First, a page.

Salmon Glacier

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Salmon Glacier
Salmon Glacier 3-2.jpg (21567757921).jpg
View of the Salmon Glacier from the viewpoint. Mount Bayard to left, Mount White-Fraser partially visible to right.
TypeValley glacier
LocationBoundary Ranges
British Columbia
Coordinates56°07′N 130°04′W / 56.117°N 130.067°W / 56.117; -130.067Coordinates: 56°07′N 130°04′W / 56.117°N 130.067°W / 56.117; -130.067[1]

The Salmon Glacier is a glacier located ~25 km (16 mi) north of Stewart, British Columbia, and Hyder, Alaska, just on the Canadian side of the border. The glacier, one of hundreds in the Boundary Ranges, is notable for its major potential as a natural hazard. Summit Lake is located at the northern end of the glacier and every year around mid-July the lake breaks an ice-dam and then flows under the Salmon Glacier into the Salmon River. This causes the river to rise approximately 4–5 ft (1.2–1.5 m) for several days.[citation needed]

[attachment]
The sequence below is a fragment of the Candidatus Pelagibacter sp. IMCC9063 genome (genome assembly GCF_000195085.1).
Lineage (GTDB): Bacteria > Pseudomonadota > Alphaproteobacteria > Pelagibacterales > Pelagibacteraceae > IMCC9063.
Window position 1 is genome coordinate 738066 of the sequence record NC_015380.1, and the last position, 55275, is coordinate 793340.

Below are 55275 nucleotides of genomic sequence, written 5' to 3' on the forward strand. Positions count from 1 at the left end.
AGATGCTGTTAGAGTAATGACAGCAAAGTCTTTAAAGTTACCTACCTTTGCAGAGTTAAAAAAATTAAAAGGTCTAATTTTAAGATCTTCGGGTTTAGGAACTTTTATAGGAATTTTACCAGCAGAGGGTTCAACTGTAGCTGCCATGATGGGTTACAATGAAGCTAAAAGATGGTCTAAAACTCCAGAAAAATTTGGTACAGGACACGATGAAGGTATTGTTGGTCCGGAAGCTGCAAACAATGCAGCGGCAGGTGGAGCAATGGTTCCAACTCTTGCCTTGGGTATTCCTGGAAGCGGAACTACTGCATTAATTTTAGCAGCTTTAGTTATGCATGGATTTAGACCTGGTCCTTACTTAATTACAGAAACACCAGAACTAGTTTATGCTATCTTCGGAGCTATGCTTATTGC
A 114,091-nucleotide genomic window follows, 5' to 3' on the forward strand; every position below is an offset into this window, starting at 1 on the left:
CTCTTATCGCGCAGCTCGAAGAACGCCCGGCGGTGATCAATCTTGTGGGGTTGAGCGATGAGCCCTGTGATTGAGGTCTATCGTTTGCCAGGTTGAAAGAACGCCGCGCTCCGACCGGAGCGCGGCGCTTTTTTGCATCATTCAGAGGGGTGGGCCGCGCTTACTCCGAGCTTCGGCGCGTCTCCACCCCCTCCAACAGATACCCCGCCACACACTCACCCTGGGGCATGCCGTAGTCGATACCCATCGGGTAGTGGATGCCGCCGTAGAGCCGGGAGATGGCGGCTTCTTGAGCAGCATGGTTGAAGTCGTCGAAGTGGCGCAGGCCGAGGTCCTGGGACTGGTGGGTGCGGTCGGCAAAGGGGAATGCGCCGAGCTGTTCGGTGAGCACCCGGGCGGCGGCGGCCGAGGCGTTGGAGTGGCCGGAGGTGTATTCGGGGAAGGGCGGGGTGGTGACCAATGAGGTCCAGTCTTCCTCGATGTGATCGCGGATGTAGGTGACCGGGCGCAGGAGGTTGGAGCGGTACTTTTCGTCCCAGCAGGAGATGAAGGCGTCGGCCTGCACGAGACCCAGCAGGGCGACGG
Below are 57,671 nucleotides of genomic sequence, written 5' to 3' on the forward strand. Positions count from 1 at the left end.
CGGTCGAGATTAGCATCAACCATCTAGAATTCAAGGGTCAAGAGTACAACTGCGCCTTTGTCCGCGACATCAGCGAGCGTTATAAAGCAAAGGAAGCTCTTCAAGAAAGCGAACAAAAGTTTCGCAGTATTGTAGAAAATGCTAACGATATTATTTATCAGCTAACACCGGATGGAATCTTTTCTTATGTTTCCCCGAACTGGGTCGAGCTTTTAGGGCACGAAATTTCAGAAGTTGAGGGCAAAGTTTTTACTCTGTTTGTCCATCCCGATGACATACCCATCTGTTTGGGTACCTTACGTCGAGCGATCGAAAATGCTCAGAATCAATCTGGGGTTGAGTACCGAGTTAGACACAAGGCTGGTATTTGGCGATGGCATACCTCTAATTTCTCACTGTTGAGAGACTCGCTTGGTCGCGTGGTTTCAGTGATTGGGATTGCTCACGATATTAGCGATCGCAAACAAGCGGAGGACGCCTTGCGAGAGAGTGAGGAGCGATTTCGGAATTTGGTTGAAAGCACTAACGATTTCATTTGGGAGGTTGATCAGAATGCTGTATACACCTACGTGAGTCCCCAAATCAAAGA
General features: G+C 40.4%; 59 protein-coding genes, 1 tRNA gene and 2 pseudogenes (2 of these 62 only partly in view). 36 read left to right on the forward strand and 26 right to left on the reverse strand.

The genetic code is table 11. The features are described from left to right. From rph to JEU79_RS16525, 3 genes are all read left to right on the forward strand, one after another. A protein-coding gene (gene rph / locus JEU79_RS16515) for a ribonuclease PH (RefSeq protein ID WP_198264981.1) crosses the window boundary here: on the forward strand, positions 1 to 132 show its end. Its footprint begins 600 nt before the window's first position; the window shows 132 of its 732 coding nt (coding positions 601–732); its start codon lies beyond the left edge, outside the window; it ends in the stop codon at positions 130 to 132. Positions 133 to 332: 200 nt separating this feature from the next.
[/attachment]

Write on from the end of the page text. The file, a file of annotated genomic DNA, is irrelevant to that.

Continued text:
The glacier can be accessed by road from Hyder, Alaska, from early July to late September.

The glacier's name was officially adopted January 20, 1955, by the Geographical Names Board of Canada.[1]

Climate[edit]

Based on the Köppen climate classification, Salmon Glacier is located in the marine west coast climate zone of western North America.[2] Most weather fronts originate in the Pacific Ocean, and travel east toward the Coast Mountains where they are forced upward by the range (Orographic lift), causing them to drop their moisture in the form of rain or snowfall. As a result, the Coast Mountains experience high precipitation, especially during the winter months in the form of snowfall. Temperatures can drop below −20 °C (−4 °F) with wind chill factors below −30 °C (−22 °F).

See also[edit]

References[edit]

  1. ^ a b "Salmon Glacier". Geographical Names Data Base. Natural Resources Canada. Retrieved 2019-12-05.
  2. ^ Peel, M. C.; Finlayson, B. L. & McMahon, T. A. (2007). "Updated world map of the Köppen−Geiger climate classification". Hydrol. Earth Syst. Sci. 11. ISSN 1027-5606.

External links[edit]

Further reading[edit]